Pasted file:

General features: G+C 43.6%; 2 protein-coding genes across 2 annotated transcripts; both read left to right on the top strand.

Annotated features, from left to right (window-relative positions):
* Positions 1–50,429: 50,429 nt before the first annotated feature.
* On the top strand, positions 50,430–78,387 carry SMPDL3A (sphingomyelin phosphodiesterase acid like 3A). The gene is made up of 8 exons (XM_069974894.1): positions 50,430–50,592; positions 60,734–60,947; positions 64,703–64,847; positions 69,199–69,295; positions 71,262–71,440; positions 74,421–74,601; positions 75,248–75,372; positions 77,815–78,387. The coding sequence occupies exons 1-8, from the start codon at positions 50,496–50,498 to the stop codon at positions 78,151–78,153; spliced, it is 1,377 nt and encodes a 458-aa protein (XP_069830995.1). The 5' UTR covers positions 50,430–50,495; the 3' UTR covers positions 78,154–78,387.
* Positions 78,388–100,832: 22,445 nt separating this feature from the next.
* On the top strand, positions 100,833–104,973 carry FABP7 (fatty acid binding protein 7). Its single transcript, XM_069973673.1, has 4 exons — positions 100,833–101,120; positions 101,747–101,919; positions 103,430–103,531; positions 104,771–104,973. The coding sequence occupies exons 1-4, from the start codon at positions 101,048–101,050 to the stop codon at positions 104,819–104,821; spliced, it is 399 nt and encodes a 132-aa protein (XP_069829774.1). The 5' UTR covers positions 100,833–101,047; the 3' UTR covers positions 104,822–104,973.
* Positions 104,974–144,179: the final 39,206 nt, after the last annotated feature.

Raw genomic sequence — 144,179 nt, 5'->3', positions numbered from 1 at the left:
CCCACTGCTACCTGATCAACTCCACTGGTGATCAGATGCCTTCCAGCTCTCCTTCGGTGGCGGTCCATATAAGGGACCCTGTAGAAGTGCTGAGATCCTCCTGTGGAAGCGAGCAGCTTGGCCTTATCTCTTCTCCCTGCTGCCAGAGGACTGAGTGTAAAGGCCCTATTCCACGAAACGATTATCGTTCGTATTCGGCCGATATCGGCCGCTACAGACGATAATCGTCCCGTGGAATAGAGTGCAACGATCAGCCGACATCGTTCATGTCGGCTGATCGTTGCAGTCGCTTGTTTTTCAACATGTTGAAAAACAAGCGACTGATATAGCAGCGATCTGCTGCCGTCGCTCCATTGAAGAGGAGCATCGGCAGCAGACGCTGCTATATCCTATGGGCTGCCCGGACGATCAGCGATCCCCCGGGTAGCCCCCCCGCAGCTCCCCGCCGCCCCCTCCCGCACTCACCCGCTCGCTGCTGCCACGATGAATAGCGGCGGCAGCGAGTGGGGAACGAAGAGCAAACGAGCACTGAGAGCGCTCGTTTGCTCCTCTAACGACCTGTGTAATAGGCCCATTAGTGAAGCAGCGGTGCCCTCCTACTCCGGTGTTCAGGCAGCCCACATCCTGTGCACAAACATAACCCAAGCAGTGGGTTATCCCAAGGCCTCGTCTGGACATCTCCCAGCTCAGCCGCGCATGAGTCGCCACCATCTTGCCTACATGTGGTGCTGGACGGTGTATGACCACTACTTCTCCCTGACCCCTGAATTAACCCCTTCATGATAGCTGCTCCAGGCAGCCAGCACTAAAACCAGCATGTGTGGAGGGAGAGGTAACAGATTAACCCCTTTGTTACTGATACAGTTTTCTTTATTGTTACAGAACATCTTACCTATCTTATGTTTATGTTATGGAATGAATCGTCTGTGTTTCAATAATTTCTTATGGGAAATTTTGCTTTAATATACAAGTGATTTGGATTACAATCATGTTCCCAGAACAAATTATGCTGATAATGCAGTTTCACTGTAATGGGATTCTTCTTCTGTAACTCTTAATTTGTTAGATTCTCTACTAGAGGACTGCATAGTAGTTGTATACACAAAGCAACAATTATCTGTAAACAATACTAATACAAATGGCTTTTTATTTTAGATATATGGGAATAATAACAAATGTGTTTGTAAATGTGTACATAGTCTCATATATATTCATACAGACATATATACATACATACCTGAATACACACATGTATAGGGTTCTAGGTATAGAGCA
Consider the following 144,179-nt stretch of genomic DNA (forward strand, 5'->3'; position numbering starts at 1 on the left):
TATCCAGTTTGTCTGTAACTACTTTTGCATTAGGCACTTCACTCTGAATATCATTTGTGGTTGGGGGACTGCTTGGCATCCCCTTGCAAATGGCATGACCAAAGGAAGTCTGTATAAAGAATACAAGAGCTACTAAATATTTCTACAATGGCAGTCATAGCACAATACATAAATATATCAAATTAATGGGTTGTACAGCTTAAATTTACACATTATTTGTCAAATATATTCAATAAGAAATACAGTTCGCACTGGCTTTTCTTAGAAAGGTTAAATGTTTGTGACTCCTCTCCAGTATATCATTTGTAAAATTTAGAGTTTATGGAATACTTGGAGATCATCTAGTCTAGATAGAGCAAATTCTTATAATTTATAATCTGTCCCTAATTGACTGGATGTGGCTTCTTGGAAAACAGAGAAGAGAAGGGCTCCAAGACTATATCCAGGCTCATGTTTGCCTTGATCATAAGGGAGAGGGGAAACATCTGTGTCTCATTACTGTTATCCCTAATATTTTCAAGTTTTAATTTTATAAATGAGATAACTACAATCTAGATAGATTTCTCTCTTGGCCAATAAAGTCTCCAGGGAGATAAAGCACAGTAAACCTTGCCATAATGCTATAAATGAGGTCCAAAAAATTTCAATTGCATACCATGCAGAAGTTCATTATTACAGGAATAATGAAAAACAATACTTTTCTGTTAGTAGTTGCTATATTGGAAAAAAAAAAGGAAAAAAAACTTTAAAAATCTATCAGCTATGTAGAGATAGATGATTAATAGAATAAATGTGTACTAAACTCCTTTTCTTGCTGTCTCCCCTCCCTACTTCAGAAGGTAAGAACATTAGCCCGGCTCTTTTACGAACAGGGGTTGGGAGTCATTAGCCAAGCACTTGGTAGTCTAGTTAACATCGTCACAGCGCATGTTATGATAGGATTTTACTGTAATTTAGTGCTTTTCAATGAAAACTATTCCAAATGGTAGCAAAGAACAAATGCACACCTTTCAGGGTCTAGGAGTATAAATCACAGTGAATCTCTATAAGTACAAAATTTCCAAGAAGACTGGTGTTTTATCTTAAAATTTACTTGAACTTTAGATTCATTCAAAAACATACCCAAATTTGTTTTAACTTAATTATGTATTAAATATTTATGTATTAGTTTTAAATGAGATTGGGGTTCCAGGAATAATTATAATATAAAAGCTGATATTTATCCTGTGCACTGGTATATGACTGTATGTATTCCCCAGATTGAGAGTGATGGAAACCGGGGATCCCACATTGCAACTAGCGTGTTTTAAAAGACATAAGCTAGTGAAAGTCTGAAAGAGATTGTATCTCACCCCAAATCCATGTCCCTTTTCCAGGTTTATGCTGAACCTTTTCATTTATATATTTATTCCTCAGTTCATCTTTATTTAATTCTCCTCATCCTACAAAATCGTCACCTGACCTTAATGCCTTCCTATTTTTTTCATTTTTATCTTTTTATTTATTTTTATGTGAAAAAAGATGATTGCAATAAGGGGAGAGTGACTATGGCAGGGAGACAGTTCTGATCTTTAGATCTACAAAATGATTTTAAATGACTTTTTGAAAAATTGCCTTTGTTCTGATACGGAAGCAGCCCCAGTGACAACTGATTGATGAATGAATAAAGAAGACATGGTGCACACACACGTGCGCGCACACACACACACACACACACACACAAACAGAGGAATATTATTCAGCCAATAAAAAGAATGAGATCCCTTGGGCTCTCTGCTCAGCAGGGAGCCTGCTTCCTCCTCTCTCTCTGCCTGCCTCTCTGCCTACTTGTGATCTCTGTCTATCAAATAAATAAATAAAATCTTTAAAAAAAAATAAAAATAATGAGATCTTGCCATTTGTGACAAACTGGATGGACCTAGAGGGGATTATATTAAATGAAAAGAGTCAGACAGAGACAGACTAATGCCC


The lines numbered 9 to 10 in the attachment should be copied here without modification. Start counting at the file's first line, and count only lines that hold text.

CCCACTGCTACCTGATCAACTCCACTGGTGATCAGATGCCTTCCAGCTCTCCTTCGGTGGCGGTCCATATAAGGGACCCTGTAGAAGTGCTGAGATCCTCCTGTGGAAGCGAGCAGCTTGGCCTTATCTCTTCTCCCTGCTGCCAGAGGACTGAGTGTAAAGGCCCTATTCCACGAAACGATTATCGTTCGTATTCGGCCGATATCGGCCGCTACAGACGATAATCGTCCCGTGGAATAGAGTGCAACGATCAGCCGACATCGTTCATGTCGGCTGATCGTTGCAGTCGCTTGTTTTTCAACATGTTGAAAAACAAGCGACTGATATAGCAGCGATCTGCTGCCGTCGCTCCATTGAAGAGGAGCATCGGCAGCAGACGCTGCTATATCCTATGGGCTGCCCGGACGATCAGCGATCCCCCGGGTAGCCCCCCCGCAGCTCCCCGCCGCCCCCTCCCGCACTCACCCGCTCGCTGCTGCCACGATGAATAGCGGCGGCAGCGAGTGGGGAACGAAGAGCAAACGAGCACTGAGAGCGCTCGTTTGCTCCTCTAACGACCTGTGTAATAGGCCCATTAGTGAAGCAGCGGTGCCCTCCTACTCCGGTGTTCAGGCAGCCCACATCCTGTGCACAAACATAACCCAAGCAGTGGGTTATCCCAAGGCCTCGTCTGGACATCTCCCAGCTCAGCCGCGCATGAGTCGCCACCATCTTGCCTACATGTGGTGCTGGACGGTGTATGACCACTACTTCTCCCTGACCCCTGAATTAACCCCTTCATGATAGCTGCTCCAGGCAGCCAGCACTAAAACCAGCATGTGTGGAGGGAGAGGTAACAGATTAACCCCTTTGTTACTGATACAGTTTTCTTTATTGTTACAGAACATCTTACCTATCTTATGTTTATGTTATGGAATGAATCGTCTGTGTTTCAATAATTTCTTATGGGAAATTTTGCTTTAATATACAAGTGATTTGGATTACAATCATGTTCCCAGAACAAATTATGCTGATAATGCAGTTTCACTGTAATGGGATTCTTCTTCTGTAACTCTTAATTTGTTAGATTCTCTACTAGAGGACTGCATAGTAGTTGTATACACAAAGCAACAATTATCTGTAAACAATACTAATACAAATGGCTTTTTATTTTAGATATATGGGAATAATAACAAATGTGTTTGTAAATGTGTACATAGTCTCATATATATTCATACAGACATATATACATACATACCTGAATACACACATGTATAGGGTTCTAGGTATAGAGCA
Consider the following 144,179-nt stretch of genomic DNA (forward strand, 5'->3'; position numbering starts at 1 on the left):